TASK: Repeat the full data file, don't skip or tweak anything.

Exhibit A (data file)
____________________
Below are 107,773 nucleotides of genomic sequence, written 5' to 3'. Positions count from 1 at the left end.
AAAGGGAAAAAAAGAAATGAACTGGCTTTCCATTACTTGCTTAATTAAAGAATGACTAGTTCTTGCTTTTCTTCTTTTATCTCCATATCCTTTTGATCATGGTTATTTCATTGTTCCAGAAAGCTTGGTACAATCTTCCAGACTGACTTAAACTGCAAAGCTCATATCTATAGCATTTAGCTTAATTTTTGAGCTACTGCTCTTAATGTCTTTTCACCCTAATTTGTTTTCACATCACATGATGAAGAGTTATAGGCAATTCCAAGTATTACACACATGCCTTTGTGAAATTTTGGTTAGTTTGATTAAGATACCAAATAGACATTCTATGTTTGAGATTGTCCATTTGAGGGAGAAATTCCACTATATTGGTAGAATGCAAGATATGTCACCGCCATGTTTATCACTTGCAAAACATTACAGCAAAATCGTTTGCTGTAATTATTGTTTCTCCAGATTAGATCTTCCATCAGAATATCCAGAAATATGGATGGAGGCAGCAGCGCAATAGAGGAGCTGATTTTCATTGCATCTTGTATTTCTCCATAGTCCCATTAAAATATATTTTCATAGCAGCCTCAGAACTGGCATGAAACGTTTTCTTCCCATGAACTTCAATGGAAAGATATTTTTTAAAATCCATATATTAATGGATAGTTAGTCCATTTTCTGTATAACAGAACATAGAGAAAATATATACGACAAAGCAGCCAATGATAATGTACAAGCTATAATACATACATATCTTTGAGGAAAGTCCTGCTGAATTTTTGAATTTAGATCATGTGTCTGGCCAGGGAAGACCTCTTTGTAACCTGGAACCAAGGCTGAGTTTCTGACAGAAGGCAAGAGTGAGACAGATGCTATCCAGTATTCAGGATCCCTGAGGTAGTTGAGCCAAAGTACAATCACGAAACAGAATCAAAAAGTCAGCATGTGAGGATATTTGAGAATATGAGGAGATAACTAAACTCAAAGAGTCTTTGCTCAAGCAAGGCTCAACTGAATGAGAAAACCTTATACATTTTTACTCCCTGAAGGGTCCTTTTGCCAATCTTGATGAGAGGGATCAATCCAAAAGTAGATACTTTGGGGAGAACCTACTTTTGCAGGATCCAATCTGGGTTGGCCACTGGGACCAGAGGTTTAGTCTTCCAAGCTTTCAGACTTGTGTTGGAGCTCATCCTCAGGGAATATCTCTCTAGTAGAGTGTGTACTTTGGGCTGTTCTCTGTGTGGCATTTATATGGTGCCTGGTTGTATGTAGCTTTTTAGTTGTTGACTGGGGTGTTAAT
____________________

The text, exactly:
Below are 107,773 nucleotides of genomic sequence, written 5' to 3'. Positions count from 1 at the left end.
AAAGGGAAAAAAAGAAATGAACTGGCTTTCCATTACTTGCTTAATTAAAGAATGACTAGTTCTTGCTTTTCTTCTTTTATCTCCATATCCTTTTGATCATGGTTATTTCATTGTTCCAGAAAGCTTGGTACAATCTTCCAGACTGACTTAAACTGCAAAGCTCATATCTATAGCATTTAGCTTAATTTTTGAGCTACTGCTCTTAATGTCTTTTCACCCTAATTTGTTTTCACATCACATGATGAAGAGTTATAGGCAATTCCAAGTATTACACACATGCCTTTGTGAAATTTTGGTTAGTTTGATTAAGATACCAAATAGACATTCTATGTTTGAGATTGTCCATTTGAGGGAGAAATTCCACTATATTGGTAGAATGCAAGATATGTCACCGCCATGTTTATCACTTGCAAAACATTACAGCAAAATCGTTTGCTGTAATTATTGTTTCTCCAGATTAGATCTTCCATCAGAATATCCAGAAATATGGATGGAGGCAGCAGCGCAATAGAGGAGCTGATTTTCATTGCATCTTGTATTTCTCCATAGTCCCATTAAAATATATTTTCATAGCAGCCTCAGAACTGGCATGAAACGTTTTCTTCCCATGAACTTCAATGGAAAGATATTTTTTAAAATCCATATATTAATGGATAGTTAGTCCATTTTCTGTATAACAGAACATAGAGAAAATATATACGACAAAGCAGCCAATGATAATGTACAAGCTATAATACATACATATCTTTGAGGAAAGTCCTGCTGAATTTTTGAATTTAGATCATGTGTCTGGCCAGGGAAGACCTCTTTGTAACCTGGAACCAAGGCTGAGTTTCTGACAGAAGGCAAGAGTGAGACAGATGCTATCCAGTATTCAGGATCCCTGAGGTAGTTGAGCCAAAGTACAATCACGAAACAGAATCAAAAAGTCAGCATGTGAGGATATTTGAGAATATGAGGAGATAACTAAACTCAAAGAGTCTTTGCTCAAGCAAGGCTCAACTGAATGAGAAAACCTTATACATTTTTACTCCCTGAAGGGTCCTTTTGCCAATCTTGATGAGAGGGATCAATCCAAAAGTAGATACTTTGGGGAGAACCTACTTTTGCAGGATCCAATCTGGGTTGGCCACTGGGACCAGAGGTTTAGTCTTCCAAGCTTTCAGACTTGTGTTGGAGCTCATCCTCAGGGAATATCTCTCTAGTAGAGTGTGTACTTTGGGCTGTTCTCTGTGTGGCATTTATATGGTGCCTGGTTGTATGTAGCTTTTTAGTTGTTGACTGGGGTGTTAAT